Mar.11, 2012

Since it is possible to 3D-print ceramic, designer bathsheba experimented her first 3D printed ceramic oil lamp. Her oil lamp has a typical bathsheba style - trilaterally symmetrical. It has three fill holes for easy depowdering and a central reservoir for holding the oil.

For generating the Enneper surface she used Surface Evolver, an interactive program used in mathmatics for the modelling of liquid surfaces shaped by various forces and constraints. The holes, bullnose edges, decorations and interior fillets were modeled in Rhinoceros and the 3d model were exported to a STL file.

Since this was a first attempt, she has some "do and don't" to share.

Use cotton string or anything that's a natural fiber to make a wick, but don't use flammable synthetics such as nylon or polypro.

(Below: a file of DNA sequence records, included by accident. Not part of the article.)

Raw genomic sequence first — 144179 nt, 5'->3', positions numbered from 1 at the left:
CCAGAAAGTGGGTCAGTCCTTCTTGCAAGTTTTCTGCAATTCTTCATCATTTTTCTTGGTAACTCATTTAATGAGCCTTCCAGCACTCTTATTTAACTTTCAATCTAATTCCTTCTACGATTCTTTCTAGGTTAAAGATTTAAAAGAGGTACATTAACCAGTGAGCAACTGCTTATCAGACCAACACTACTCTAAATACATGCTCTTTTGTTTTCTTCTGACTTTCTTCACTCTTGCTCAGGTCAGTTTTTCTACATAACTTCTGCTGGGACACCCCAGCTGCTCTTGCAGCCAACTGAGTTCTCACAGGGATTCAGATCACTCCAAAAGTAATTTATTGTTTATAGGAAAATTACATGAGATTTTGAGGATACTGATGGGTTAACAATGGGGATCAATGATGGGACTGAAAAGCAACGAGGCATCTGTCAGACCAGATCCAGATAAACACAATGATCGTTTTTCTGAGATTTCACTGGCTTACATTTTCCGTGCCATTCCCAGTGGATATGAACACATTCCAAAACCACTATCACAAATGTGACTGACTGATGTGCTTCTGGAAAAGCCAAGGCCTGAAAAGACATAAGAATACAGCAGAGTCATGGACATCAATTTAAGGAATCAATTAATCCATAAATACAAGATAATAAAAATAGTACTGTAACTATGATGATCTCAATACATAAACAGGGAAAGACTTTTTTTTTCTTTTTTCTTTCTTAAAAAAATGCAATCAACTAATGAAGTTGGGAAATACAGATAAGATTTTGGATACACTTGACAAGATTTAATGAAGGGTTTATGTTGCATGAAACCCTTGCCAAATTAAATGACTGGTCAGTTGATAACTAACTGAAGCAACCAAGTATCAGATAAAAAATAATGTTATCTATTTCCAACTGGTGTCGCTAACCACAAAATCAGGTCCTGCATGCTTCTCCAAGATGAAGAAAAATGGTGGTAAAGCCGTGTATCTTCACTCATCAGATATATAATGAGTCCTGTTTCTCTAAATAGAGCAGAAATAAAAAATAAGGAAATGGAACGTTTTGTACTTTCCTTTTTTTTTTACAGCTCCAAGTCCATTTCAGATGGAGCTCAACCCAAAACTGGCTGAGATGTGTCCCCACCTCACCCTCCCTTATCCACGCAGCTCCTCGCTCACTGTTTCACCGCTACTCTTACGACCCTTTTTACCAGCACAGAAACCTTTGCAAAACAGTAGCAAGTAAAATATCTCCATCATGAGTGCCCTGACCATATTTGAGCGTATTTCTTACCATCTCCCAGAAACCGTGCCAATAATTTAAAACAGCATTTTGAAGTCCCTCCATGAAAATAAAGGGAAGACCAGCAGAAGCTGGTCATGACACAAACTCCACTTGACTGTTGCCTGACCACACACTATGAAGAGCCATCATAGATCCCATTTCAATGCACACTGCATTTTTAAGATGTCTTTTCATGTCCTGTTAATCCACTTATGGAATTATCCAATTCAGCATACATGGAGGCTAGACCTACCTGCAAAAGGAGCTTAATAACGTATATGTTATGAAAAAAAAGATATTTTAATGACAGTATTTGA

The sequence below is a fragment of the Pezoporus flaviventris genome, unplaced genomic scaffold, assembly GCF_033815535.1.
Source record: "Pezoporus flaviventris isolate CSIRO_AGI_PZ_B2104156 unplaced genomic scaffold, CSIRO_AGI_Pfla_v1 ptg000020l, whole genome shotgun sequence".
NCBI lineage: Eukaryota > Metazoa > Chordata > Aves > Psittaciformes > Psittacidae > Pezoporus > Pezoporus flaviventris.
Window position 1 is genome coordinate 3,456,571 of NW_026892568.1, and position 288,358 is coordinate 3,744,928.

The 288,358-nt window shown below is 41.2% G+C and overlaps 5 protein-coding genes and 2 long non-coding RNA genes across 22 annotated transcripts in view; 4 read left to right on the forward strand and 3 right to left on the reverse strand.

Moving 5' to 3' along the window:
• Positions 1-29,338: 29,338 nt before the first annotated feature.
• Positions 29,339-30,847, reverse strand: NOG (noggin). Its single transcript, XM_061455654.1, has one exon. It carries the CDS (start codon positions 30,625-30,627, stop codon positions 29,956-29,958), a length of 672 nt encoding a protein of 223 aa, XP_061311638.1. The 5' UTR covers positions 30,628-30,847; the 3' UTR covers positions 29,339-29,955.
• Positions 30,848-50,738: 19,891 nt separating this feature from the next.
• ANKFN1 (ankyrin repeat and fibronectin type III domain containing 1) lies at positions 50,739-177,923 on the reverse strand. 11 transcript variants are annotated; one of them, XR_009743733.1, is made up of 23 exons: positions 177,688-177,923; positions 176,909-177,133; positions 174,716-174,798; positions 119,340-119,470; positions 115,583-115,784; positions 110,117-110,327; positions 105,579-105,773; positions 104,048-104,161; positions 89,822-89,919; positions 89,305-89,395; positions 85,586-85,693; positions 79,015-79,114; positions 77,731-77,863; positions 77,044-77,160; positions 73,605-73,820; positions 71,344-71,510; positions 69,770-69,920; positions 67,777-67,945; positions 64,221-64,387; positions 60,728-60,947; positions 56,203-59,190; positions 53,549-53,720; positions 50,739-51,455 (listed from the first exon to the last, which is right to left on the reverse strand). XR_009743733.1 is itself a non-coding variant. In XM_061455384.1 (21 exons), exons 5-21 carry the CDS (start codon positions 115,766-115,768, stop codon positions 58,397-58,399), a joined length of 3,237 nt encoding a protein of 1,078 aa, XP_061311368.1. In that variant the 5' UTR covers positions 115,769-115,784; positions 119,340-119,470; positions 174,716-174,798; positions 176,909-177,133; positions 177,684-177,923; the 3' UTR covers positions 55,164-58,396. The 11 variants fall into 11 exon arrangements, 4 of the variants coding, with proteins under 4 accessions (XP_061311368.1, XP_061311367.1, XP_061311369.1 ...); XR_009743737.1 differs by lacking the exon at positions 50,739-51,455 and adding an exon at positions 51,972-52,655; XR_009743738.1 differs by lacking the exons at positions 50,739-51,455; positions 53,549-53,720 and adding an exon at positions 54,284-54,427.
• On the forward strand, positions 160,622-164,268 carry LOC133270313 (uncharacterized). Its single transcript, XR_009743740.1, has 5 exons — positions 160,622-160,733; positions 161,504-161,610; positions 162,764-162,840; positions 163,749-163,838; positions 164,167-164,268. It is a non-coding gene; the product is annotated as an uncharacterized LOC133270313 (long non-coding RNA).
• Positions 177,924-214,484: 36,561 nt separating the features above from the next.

For oil choose vegetable oil or bacon grease but don't use a fuel such as alcohol or kerosene if you don't want the lamp to catch fire. With olive oil the lamp could burn for about four hours.

A stainless 6-32 T-nut can be an option to hold the wick vertical, and diffuse the heat at the base of the flame. Don't use galvanized metal which might gives off toxic fumes.

The lamp was printed at Shapeways and the cost was not cheap - $80. But bathsheba has learned that she need to make a more intelligent design for a practical application. She documented her practical issues in using the lamp. However this is still a very cool design, and most of all, it works perfectly and the 3D printing is very nice!


Source: instructables

Posted in 3D Printing Applications


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